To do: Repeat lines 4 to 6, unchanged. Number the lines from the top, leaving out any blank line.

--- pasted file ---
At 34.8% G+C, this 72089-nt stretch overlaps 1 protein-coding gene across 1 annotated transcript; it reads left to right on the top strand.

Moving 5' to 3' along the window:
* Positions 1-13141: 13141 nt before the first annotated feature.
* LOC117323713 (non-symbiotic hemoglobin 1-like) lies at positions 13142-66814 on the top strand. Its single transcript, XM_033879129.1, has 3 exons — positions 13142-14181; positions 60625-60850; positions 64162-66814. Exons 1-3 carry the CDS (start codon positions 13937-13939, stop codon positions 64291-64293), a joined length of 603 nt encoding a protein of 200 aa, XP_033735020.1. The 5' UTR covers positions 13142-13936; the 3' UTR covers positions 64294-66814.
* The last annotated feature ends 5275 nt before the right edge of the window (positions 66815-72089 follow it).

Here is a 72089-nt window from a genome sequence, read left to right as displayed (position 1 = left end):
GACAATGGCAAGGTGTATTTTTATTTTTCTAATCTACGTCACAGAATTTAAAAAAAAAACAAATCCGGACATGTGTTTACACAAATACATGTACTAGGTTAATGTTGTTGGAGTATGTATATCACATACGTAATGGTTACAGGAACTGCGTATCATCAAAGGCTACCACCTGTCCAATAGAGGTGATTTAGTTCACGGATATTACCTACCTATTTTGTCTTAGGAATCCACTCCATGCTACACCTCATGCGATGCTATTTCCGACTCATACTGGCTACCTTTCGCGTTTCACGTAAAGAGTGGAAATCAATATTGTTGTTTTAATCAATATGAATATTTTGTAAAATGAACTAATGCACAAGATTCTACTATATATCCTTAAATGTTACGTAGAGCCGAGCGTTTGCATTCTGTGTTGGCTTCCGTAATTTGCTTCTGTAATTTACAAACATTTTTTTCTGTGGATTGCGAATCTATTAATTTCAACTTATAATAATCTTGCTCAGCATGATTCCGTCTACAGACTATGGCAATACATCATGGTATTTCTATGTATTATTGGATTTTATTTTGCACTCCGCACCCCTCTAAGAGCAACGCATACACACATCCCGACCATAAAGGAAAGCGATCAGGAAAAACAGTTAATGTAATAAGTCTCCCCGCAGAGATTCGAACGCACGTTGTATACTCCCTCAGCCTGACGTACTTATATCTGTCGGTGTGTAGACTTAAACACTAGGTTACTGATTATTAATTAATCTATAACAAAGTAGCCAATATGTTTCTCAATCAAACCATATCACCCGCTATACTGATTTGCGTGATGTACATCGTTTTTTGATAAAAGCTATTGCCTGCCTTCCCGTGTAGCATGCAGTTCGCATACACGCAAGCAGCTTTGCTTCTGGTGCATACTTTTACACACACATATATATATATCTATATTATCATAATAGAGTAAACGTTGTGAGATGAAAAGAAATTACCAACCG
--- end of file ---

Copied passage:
* LOC117323713 (non-symbiotic hemoglobin 1-like) lies at positions 13142-66814 on the top strand. Its single transcript, XM_033879129.1, has 3 exons — positions 13142-14181; positions 60625-60850; positions 64162-66814. Exons 1-3 carry the CDS (start codon positions 13937-13939, stop codon positions 64291-64293), a joined length of 603 nt encoding a protein of 200 aa, XP_033735020.1. The 5' UTR covers positions 13142-13936; the 3' UTR covers positions 64294-66814.
* The last annotated feature ends 5275 nt before the right edge of the window (positions 66815-72089 follow it).

Here is a 72089-nt window from a genome sequence, read left to right as displayed (position 1 = left end):